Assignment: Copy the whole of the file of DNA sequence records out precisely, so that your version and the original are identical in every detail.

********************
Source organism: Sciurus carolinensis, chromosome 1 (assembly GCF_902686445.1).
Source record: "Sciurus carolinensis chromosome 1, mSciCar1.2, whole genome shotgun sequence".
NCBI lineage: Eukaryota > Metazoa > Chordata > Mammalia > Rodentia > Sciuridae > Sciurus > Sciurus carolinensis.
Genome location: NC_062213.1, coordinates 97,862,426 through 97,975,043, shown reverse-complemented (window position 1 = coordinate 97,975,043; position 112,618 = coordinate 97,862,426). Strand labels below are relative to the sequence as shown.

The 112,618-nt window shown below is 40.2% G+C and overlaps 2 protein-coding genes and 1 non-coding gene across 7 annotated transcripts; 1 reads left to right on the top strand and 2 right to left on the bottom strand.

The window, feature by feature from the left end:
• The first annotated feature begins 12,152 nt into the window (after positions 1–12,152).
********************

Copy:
Source organism: Sciurus carolinensis, chromosome 1 (assembly GCF_902686445.1).
Source record: "Sciurus carolinensis chromosome 1, mSciCar1.2, whole genome shotgun sequence".
NCBI lineage: Eukaryota > Metazoa > Chordata > Mammalia > Rodentia > Sciuridae > Sciurus > Sciurus carolinensis.
Genome location: NC_062213.1, coordinates 97,862,426 through 97,975,043, shown reverse-complemented (window position 1 = coordinate 97,975,043; position 112,618 = coordinate 97,862,426). Strand labels below are relative to the sequence as shown.

The 112,618-nt window shown below is 40.2% G+C and overlaps 2 protein-coding genes and 1 non-coding gene across 7 annotated transcripts; 1 reads left to right on the top strand and 2 right to left on the bottom strand.

The window, feature by feature from the left end:
• The first annotated feature begins 12,152 nt into the window (after positions 1–12,152).